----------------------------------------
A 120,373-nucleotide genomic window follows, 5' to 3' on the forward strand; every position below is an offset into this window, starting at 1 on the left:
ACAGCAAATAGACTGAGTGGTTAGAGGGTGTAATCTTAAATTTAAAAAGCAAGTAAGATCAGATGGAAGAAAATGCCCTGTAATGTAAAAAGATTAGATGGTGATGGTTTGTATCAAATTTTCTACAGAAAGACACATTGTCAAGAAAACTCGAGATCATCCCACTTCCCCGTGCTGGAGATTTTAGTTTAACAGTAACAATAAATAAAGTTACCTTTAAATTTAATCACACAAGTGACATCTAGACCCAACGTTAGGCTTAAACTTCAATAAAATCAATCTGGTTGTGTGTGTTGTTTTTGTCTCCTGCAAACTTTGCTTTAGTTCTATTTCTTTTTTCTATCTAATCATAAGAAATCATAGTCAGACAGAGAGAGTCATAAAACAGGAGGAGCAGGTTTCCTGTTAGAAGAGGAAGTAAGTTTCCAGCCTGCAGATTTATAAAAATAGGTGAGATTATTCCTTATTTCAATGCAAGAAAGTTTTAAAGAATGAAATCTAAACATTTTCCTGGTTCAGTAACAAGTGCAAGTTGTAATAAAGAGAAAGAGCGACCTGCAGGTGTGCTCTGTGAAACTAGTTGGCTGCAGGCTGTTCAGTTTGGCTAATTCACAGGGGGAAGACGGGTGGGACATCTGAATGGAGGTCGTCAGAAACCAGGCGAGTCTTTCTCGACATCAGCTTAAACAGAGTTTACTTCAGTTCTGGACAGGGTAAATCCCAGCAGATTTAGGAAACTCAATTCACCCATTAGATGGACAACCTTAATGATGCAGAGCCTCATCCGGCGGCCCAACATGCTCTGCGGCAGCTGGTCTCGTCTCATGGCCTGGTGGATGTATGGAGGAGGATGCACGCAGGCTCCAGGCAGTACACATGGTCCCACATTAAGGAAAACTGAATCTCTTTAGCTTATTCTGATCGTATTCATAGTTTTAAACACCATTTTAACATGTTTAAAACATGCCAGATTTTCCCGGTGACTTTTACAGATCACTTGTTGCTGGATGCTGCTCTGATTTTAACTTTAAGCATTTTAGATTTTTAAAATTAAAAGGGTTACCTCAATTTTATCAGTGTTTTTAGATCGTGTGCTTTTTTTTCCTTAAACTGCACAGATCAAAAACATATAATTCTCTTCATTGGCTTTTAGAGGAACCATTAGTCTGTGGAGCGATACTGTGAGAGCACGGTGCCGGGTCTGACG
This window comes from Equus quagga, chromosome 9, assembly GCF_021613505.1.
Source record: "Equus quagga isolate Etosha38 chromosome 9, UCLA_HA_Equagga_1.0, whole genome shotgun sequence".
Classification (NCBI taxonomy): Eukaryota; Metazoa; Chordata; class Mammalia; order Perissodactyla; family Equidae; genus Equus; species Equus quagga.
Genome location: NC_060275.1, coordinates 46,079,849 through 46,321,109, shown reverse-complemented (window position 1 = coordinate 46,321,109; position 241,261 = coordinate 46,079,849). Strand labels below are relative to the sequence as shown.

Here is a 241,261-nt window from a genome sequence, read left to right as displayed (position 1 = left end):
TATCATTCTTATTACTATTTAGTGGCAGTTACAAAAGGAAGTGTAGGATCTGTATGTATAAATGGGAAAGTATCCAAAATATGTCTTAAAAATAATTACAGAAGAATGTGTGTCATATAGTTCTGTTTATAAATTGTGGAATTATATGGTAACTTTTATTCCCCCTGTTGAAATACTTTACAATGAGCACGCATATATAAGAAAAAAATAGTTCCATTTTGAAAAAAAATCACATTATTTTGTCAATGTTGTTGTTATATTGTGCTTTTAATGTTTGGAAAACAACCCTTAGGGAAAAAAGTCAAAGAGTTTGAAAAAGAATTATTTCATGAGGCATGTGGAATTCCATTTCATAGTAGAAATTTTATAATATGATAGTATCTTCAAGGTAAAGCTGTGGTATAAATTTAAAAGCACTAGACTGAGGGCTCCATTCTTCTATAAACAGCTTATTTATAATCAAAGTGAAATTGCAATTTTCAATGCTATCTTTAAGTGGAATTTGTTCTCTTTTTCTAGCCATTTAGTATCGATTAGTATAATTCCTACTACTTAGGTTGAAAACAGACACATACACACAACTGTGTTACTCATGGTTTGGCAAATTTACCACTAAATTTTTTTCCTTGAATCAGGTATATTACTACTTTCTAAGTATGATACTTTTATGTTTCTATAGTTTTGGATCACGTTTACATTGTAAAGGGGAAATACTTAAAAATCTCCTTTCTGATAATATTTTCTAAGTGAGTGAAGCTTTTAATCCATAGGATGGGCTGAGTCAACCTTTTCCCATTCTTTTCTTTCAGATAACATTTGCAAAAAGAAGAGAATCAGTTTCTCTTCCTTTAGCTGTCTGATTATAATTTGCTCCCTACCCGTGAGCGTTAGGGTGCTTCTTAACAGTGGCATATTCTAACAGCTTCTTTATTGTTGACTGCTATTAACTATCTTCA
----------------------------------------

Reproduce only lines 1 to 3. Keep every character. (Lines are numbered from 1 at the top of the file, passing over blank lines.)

A 120,373-nucleotide genomic window follows, 5' to 3' on the forward strand; every position below is an offset into this window, starting at 1 on the left:
ACAGCAAATAGACTGAGTGGTTAGAGGGTGTAATCTTAAATTTAAAAAGCAAGTAAGATCAGATGGAAGAAAATGCCCTGTAATGTAAAAAGATTAGATGGTGATGGTTTGTATCAAATTTTCTACAGAAAGACACATTGTCAAGAAAACTCGAGATCATCCCACTTCCCCGTGCTGGAGATTTTAGTTTAACAGTAACAATAAATAAAGTTACCTTTAAATTTAATCACACAAGTGACATCTAGACCCAACGTTAGGCTTAAACTTCAATAAAATCAATCTGGTTGTGTGTGTTGTTTTTGTCTCCTGCAAACTTTGCTTTAGTTCTATTTCTTTTTTCTATCTAATCATAAGAAATCATAGTCAGACAGAGAGAGTCATAAAACAGGAGGAGCAGGTTTCCTGTTAGAAGAGGAAGTAAGTTTCCAGCCTGCAGATTTATAAAAATAGGTGAGATTATTCCTTATTTCAATGCAAGAAAGTTTTAAAGAATGAAATCTAAACATTTTCCTGGTTCAGTAACAAGTGCAAGTTGTAATAAAGAGAAAGAGCGACCTGCAGGTGTGCTCTGTGAAACTAGTTGGCTGCAGGCTGTTCAGTTTGGCTAATTCACAGGGGGAAGACGGGTGGGACATCTGAATGGAGGTCGTCAGAAACCAGGCGAGTCTTTCTCGACATCAGCTTAAACAGAGTTTACTTCAGTTCTGGACAGGGTAAATCCCAGCAGATTTAGGAAACTCAATTCACCCATTAGATGGACAACCTTAATGATGCAGAGCCTCATCCGGCGGCCCAACATGCTCTGCGGCAGCTGGTCTCGTCTCATGGCCTGGTGGATGTATGGAGGAGGATGCACGCAGGCTCCAGGCAGTACACATGGTCCCACATTAAGGAAAACTGAATCTCTTTAGCTTATTCTGATCGTATTCATAGTTTTAAACACCATTTTAACATGTTTAAAACATGCCAGATTTTCCCGGTGACTTTTACAGATCACTTGTTGCTGGATGCTGCTCTGATTTTAACTTTAAGCATTTTAGATTTTTAAAATTAAAAGGGTTACCTCAATTTTATCAGTGTTTTTAGATCGTGTGCTTTTTTTTCCTTAAACTGCACAGATCAAAAACATATAATTCTCTTCATTGGCTTTTAGAGGAACCATTAGTCTGTGGAGCGATACTGTGAGAGCACGGTGCCGGGTCTGACG
This window comes from Equus quagga, chromosome 9, assembly GCF_021613505.1.